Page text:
Issue 1073

News

George Bender, a 68­-year­-old cotton farmer from Chinchilla, Queensland, took his own life on October 14. His family lays the blame squarely with the coal seam gas (CSG) industry he had fought against for a decade. Describe by his family as “a straight talker” who “told the truth, not the sugar coated bullshit”, George was a fifth generation farmer in the Western Downs. He stood for the right for a farmer to say “no” to the gas industry. His family said in an October 20 statement: “[George] was willing to talk openly to anyone who was interested
Sam (named changed) is a young refugee from Burundi who came to Australia in 2011 on a Protection Visa. However his visa has expired and the government wants to send him back. Burundi is currently engulfed by a civil war between the Hutu and Tutsi tribes. Unrest is growing because the opposition has accused President Pierre Nkurunzizi, a former Hutu leader, of violating the constitution that places a two-term limit on presidents. Nkurunzizi was re-elected for a third term in 2015.
Two Western Sydney University Resistance activists are running for the editorial board of the student magazine, Cruwsible. Phil Craig and Ian Escandor, both current Student Campus Council members, believe the student magazine could do much more to encourage activism on campus and better reflect students’ concerns. “Cruwsible should encourage more activism”, Craig told Green Left Weekly. “But the only way to do this is to have more student consultation.
Doctors and nurses at Melbourne's Royal Children's Hospital have announced they will not discharge children back into immigration detention. Their stance has received the backing of the Victorian state government and the Australian Medical Association. Medical staff held a rally outside the hospital on October 10: they held banner that read, “Detention harms children.”
Workers at the Hutchison Ports community assembly at Port Botany, Sydney, are holding strong and are keen to settle the long-running dispute with management. The dispute began on August 6 following the sacking of 97 waterside workers by Hutchison at their Port Botany and Brisbane terminals. Since them, the community assembly has held strong for nine weeks as talks continue between the Maritime Union of Australia (MUA) and management.
Sydney, October 11. The Socialist Alliance (Australia) adds it voice to the global condemnation of the terror bombing of a peace rally organised by trade unions, NGOs, the Peoples Democratic Party (HDP) and other progressive parties in Ankara on October 10. So far, 128 people have died from this bombing and some 500 have been wounded.
Immigration department officials seized pregnant Somali refugee Abyan from Villawood detention centre and flew her to the Solomon Islands on October 16, with the plan to fly her from there to Nauru. Abyan had been flown in from Nauru four days earlier to see doctors regarding the planned termination of a pregnancy that resulted from her being raped while in detention on the island.
A rally was held in Geelong on October 12 to protest mayor Darryn Lyons’ sexism. Lyons was photographed at a local Octoberfest event on October 10 wearing a t-shirt featuring an image of a naked Madonna hitchhiking, taken from her 1992 book Sex, paired with the caption “Gas, grass or ass, no one rides for free”. Fellow Geelong councillor Jan Farrell was the first to speak out about the photos. She posted on her Facebook page: “This is what passes for leadership at Geelong. As a woman who lives and works in Geelong I am beyond offended at [Lyons’] ongoing disrespect for women.”
About 300 anti-racism protesters rallied in Bendigo on October 10 as part of the Bendigo Action Coalition's Say no to racism and fascism campaign. Local residents and activists from across Victoria mobilised at the Bendigo Town Hall to oppose the far-right United Patriots Front (UPF) who paraded in Rosalind Park opposing the construction of a mosque in town. The UPF had called a national mobilisation in Bendigo on October 10, with members coming from Perth, Brisbane, Sydney and Melbourne. About 400 attended the racist protest.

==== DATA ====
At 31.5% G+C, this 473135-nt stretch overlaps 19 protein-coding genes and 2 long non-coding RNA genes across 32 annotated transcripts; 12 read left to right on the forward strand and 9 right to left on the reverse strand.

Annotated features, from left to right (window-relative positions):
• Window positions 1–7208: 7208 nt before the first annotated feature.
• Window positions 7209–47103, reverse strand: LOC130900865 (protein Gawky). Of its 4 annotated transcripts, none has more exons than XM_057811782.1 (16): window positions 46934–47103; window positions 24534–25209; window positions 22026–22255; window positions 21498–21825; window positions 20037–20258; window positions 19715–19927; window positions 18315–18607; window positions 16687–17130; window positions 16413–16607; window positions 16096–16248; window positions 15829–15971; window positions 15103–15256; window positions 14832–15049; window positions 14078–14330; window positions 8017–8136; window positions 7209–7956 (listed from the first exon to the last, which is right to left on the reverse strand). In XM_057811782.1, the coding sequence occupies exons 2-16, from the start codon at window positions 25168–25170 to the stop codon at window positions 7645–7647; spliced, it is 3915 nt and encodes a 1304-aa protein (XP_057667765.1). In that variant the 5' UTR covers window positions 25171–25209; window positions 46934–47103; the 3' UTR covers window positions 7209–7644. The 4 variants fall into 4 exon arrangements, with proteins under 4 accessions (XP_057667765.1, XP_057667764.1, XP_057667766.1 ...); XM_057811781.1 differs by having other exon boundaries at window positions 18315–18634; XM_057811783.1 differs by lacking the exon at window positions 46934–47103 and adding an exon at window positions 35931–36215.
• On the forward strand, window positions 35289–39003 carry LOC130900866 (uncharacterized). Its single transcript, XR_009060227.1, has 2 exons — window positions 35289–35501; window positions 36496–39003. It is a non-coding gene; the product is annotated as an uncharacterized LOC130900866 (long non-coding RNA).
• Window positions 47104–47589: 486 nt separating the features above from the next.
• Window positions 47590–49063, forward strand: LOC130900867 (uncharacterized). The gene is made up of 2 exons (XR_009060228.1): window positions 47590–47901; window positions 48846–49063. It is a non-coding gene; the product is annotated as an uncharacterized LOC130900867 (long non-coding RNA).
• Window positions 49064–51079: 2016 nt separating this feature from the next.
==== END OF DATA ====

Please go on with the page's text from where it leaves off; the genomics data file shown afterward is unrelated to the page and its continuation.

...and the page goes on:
A “Hands off TAFE” day of action to stop the further privatisation of the TAFE system in NSW was held on October 12. The day of action, called by Greens NSW and supported by teachers, students and community members, involved protest actions outside TAFE colleges and in shopping centres in Sydney and regional towns across NSW. The actions mobilised public opposition to the state government’s plans to privatise more than one-third of TAFEs, and the loss of teaching and support jobs, the reduction in contact hours, the cutting of courses and increases in course fees.
The New South Wales government's nominally independent Planning Assessment Commission (PAC) has approved a fourth coal loader for the port of Newcastle. Port Waratah Coal Services (PWCS) initially applied to build the loader in 2012 at the height of the resources boom. Since then coal prices have crashed, caused by the fact that renewable energy is now a preferred source of “new build” power plants across the globe and fewer new coal-fired power plants are being built than was forecast.
Ten months after trains ceased running into Newcastle station, the New South Wales parliament has passed a controversial bill to close the line at Wickham and rip up the rail line in the CBD. The NSW Greens, who opposed the legislation along with Labor, the Christian Democrats and the Animal Justice Party, labelled the outcome a “betrayal” of the Hunter community and accused the government of selling out to “developer spivs”.
The federal government wants to amend the national security laws, in the November parliamentary term, to create the offence of inciting genocide and to lower the age at which a minor can be subject to control orders from 16 to 14 years' old. The amendments aim to allow for greater electronic tracking of individuals on control orders, and will give judges the ability to rely on sensitive information in forming a detention decision without disclosing that information to the affected person.
The New South Wales state government is giving away huge amounts of taxpayers’ money to big business through its wholesale sell-off of state-owned property. The losses include a higher rental bill for office space to house NSW public service departments. Government Property NSW plans to sell $865 million worth of buildings in 2015-16. This is more than double the $346 million in state property sold last financial year.
Labor leader Bill Shorten’s October 5 “defence” of penalty rates so totally missed the mark that he was quickly on the receiving end of a backlash from his own party. Shorten said that the extra income from penalty rates could be the difference between parents being able to send their children to private schools or not. What makes this even more embarrassing for Labor is that this was not a slip up due to an off-the-cuff comment. It was part of a prepared media statement.